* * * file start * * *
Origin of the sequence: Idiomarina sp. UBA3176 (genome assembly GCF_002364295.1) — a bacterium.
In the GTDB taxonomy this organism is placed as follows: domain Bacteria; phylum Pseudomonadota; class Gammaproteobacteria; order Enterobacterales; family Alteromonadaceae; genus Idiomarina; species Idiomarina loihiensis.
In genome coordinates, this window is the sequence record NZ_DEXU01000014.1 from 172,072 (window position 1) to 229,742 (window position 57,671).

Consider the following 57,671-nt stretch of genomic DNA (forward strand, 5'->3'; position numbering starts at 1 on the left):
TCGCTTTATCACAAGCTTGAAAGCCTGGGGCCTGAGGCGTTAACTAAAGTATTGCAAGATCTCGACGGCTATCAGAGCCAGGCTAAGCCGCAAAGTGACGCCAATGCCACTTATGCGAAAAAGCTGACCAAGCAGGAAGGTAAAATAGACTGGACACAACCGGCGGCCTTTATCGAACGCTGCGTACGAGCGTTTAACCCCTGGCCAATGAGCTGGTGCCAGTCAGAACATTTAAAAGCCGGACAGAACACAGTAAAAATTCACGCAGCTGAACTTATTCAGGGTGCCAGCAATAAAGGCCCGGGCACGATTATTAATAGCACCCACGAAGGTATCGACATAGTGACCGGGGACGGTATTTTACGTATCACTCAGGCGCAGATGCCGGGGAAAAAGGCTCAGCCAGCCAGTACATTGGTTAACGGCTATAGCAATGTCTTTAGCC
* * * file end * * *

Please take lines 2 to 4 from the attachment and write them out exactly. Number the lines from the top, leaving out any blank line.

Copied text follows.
In the GTDB taxonomy this organism is placed as follows: domain Bacteria; phylum Pseudomonadota; class Gammaproteobacteria; order Enterobacterales; family Alteromonadaceae; genus Idiomarina; species Idiomarina loihiensis.
In genome coordinates, this window is the sequence record NZ_DEXU01000014.1 from 172,072 (window position 1) to 229,742 (window position 57,671).

Consider the following 57,671-nt stretch of genomic DNA (forward strand, 5'->3'; position numbering starts at 1 on the left):